‘I gave you empty stomachs in every city and lack of bread in every town, yet you have not returned to me,” declares the LORD. “I also withheld rain from you when the harvest was still three months away. I sent rain on one town, but withheld it from another. One field had rain; another had none and dried up. People staggered from town to town for water but did not get enough to drink, yet you have not returned to me,” declares the LORD. “Many times I struck your gardens and vineyards, destroying them with blight and mildew. Locusts devoured your fig and olive trees, yet you have not returned to me,” declares the LORD. “I sent plagues among you as I did to Egypt. I killed your young men with the sword, along with your captured horses. I filled your nostrils with the stench of your camps, yet you have not returned to me,” declares the LORD. “I overthrew some of you as I overthrew Sodom and Gomorrah. You were like a burning stick snatched from the fire, yet you have not returned to me,” declares the LORD. ‘Therefore this is what I will do to you, Israel, and because I will do this to you, Israel, prepare to meet your God.” He who forms the mountains, who creates the wind, and who reveals his thoughts to mankind, who turns dawn to darkness, and treads on the heights of the earth—the LORD God Almighty is his name.’ Amos 4:6-13

2. We have seven warnings here sent by God to the people.

God, over the years, tried to get His people to obey His commands but they refused to listen, they were then punished to bring about their repentance, but still, they didn’t respond. God sent prophets to them but still, they wouldn’t listen.

1. Famine. I gave you empty stomachs, some versions use the words, ‘cleanness of teeth’ and lack of bread.

2. Drought. The rains before the harvest were being withheld, just when the crops needed it most.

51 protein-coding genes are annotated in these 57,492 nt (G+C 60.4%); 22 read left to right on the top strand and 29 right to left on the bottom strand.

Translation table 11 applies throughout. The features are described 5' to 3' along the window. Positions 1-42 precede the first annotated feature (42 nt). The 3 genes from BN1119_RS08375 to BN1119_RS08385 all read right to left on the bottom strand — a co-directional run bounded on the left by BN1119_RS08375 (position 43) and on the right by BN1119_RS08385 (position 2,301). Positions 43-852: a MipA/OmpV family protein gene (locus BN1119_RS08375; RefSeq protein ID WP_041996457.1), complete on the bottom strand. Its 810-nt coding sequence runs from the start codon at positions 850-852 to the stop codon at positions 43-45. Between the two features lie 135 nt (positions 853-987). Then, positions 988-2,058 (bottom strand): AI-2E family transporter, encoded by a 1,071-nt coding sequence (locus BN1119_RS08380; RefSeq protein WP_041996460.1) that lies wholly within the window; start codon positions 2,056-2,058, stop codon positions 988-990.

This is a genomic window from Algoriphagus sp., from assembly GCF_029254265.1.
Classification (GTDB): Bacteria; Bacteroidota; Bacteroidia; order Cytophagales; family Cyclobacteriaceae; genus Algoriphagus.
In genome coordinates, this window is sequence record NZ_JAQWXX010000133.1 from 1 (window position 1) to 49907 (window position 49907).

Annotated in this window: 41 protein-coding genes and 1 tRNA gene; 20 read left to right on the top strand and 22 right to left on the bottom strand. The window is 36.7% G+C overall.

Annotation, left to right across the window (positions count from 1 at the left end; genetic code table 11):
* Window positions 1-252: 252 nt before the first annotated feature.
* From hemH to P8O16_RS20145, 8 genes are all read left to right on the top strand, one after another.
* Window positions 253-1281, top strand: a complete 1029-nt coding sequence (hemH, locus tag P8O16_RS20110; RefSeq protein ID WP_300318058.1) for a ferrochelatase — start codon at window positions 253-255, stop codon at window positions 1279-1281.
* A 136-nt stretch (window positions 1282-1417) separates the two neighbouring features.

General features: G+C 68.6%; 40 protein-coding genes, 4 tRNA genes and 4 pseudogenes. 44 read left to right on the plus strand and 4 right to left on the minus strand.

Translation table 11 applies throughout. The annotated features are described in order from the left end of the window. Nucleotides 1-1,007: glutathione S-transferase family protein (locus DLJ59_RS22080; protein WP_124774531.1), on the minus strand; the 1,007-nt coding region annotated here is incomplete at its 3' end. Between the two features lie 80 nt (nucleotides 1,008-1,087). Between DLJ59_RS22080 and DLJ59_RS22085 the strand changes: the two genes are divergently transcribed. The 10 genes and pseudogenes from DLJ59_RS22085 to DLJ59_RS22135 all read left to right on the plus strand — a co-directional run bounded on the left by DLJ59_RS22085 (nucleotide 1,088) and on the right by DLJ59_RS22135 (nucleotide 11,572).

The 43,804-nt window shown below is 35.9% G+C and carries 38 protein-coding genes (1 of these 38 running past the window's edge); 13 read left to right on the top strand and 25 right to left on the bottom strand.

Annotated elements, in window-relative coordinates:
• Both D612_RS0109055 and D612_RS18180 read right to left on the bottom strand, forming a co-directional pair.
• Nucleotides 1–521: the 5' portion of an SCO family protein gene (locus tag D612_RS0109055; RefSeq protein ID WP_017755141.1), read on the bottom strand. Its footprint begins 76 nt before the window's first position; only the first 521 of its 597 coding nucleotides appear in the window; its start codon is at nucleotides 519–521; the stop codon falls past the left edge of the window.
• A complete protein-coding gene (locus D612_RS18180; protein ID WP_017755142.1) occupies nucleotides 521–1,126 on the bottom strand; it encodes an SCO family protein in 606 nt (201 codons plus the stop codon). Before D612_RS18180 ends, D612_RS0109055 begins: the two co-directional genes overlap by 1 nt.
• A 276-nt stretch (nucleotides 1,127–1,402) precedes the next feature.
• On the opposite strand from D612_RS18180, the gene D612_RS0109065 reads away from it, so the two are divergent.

3. Mildew. God struck the gardens and vineyards with blight and mildew, Deuteronomy 28:22.

4. Locusts. They devoured your fig and olive trees.

5. Pestilence, epidemic. I sent plagues among you as I did to Egypt.

6. War. I killed your young men with the sword, I filled your nostrils with the stench of death.

7. Earthquake. I overthrew you as I overthrew Sodom and Gomorrah, Ezekiel 16:47ff. You were like a burning stick snatched from the fire.

All of these warnings had one aim, to bring the people back to God. But each one ends in the same way. I did these things so that you would change your ways, but still ‘you have not returned to me’, says the LORD, Amos 4:6 / Amos 4:8-10 / Amos 4:12.

Because these warnings have not been heeded, there will be no more warnings, only judgment. God says, ‘I will bring destruction upon you, prepare to meet your God, O Israel’.

The LORD God Almighty has issued His last warning. The God who formed the mountains, created the winds, revealed his thoughts to man, who turns dawn to darkness, who treads the high places of the earth, He has spoken. Someone has said that this is ‘God’s signature on Israel’s death warrant’.

Smith, in his commentary, says the following, concerning verse 13.

‘There is very little agreement among scholars as to the origin of this verse and the reason for its being placed where it is. Of course, if one accepts the tradition that Amos wrote all of this book, just as we have it, there can be no problem here except a difficulty in understanding why he put a hymn of praise immediately after an announcement of terrible judgment.’